Five must-read studies on medicinal cannabis

At Bedrocan, we strive to bridge the gap between patients’ need for cannabis and the quality standards of modern medicine. That’s the focus of our research.  We build strong academic and private research partnerships and conduct our own independent studies. In the end, we share what we learn.

Every month, several study results on the use of medicinal cannabis are published in the media. With sometimes varying results. But how do you know what a good study is? Dr. Mikael Kowal from our own clinical research department has listed the most important ones. To become acquainted with cannabinoid research you should have read these five studies.

1. Acute pain

This review discusses the evidence surrounding the efficacy of cannabinoids for acute pain. It concludes that there is low-quality evidence indicating that cannabinoids may be a safe alternative for a small but significant reduction in subjective pain score when treating acute pain. It is worth reading to illustrate the difference in the evidence for the effectiveness of cannabis in treating acute, as opposed to chronic, pain.

2. Chronic pain

This review evaluates the efficacy, acceptability and safety of cannabis-based medicines for chronic pain management. It provides a summary of data presented in previous reviews, so it is a valuable overview of most of the data available on the topic. The review concludes that there are inconsistent findings of the efficacy of cannabinoids in neuropathic pain and painful spasms in multiple sclerosis. Moreover, there are inconsistent results on tolerability and safety of cannabis-based medicines for any chronic pain.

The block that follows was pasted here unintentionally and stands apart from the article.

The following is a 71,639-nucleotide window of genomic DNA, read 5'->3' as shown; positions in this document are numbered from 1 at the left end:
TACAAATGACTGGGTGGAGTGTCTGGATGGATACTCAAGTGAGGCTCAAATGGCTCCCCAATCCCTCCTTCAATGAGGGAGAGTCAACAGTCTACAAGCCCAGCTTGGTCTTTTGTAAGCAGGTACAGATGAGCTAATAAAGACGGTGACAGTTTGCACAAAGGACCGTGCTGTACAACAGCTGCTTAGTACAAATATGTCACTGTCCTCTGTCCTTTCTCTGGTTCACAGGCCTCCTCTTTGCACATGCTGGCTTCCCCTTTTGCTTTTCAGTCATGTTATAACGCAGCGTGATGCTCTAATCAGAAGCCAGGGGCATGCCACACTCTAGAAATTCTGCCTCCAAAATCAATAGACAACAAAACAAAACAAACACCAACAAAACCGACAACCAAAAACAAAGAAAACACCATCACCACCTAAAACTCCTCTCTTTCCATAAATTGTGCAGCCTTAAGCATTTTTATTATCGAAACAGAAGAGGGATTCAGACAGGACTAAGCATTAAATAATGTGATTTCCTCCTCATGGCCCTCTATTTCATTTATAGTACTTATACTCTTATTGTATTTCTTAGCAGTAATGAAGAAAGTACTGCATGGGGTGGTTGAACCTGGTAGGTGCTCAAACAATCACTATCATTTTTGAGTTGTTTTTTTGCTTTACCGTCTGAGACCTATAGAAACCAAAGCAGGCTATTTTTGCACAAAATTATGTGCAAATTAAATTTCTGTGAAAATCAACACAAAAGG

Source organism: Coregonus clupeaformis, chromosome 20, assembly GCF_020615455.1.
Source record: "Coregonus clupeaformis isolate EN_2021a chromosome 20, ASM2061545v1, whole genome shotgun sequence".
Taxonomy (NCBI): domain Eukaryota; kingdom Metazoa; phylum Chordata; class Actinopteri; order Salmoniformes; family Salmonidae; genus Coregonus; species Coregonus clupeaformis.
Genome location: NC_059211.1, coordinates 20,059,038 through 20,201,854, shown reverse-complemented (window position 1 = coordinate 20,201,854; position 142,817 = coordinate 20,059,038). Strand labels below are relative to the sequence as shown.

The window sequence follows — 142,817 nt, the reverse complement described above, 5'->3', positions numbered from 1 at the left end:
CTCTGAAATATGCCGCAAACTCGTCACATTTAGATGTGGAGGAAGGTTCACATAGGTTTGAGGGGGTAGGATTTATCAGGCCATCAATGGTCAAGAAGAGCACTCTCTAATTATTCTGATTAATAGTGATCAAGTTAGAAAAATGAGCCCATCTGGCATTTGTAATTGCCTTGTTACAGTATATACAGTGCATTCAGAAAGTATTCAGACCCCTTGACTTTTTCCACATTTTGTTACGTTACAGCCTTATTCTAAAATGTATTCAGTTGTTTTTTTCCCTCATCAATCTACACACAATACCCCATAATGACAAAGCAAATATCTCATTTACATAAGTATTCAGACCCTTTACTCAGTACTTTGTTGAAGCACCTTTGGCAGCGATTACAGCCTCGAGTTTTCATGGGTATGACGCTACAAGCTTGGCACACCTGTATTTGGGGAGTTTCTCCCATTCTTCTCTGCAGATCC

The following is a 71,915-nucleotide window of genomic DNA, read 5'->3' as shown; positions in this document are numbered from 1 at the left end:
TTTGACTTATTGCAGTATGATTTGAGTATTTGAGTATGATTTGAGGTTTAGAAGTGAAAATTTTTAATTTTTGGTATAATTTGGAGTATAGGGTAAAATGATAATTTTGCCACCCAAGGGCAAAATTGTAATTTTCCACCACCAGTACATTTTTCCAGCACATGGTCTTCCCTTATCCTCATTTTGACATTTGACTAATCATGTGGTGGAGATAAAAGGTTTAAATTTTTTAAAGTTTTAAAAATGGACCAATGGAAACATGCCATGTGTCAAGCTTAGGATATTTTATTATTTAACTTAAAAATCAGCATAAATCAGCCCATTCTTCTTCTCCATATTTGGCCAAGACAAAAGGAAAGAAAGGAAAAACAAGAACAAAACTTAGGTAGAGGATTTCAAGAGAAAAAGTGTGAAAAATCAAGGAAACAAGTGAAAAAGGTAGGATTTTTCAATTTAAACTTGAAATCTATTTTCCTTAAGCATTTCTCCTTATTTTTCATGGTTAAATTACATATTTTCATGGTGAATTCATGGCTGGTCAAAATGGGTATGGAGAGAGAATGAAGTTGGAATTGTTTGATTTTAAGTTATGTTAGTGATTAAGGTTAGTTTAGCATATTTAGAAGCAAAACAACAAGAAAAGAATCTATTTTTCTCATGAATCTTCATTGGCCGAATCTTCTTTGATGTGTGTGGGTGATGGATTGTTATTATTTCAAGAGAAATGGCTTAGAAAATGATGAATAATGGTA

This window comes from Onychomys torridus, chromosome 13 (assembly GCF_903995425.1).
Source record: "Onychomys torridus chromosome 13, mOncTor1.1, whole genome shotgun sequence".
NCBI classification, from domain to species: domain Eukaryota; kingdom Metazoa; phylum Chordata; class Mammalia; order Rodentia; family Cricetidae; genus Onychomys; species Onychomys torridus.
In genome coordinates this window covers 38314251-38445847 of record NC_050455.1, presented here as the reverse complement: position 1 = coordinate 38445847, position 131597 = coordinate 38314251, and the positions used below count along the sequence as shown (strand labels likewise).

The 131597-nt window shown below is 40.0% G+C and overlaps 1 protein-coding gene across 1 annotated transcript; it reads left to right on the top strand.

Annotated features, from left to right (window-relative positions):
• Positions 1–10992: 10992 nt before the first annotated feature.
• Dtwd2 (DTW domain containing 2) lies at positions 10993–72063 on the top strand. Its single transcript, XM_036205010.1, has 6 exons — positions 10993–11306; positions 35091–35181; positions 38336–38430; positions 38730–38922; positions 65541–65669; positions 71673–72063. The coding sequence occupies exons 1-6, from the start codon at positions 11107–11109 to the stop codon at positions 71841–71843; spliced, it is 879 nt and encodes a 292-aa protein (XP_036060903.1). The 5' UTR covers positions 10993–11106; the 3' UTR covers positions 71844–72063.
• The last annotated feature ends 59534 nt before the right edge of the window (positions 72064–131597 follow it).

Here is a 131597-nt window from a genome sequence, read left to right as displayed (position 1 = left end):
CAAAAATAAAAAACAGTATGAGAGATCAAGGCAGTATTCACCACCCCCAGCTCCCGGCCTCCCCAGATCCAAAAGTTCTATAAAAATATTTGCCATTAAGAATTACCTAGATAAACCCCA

3. Pain management

This review evaluates the efficacy, acceptability and safety of cannabis-based medicines for chronic pain management. It provides a summary of data presented in previous reviews, so it is a valuable overview of most of the data available on the topic. The review concludes that there are inconsistent findings of the efficacy of cannabinoids in neuropathic pain and painful spasms in multiple sclerosis. Moreover, there are inconsistent results on tolerability and safety of cannabis-based medicines for any chronic pain.

4. Multiple Sclerosis

This summary of reviews aims to synthesize findings from systematic reviews that examined the safety and effectiveness of cannabinoids in multiple sclerosis. It concludes that cannabinoids may have modest effects in MS for pain or spasticity. The review provides a complete overview of the evidence on cannabinoids and MS.

5. Fibromyalgia

This is currently the only clinical published study which we fully supported as Bedrocan. Aside of providing interesting information on the efficacy of our varieties in treating fibromyalgia chronic pain and THC/CBD interactions, it is worth reading in order to have an idea how to set up a properly designed randomized controlled trial with cannabis.

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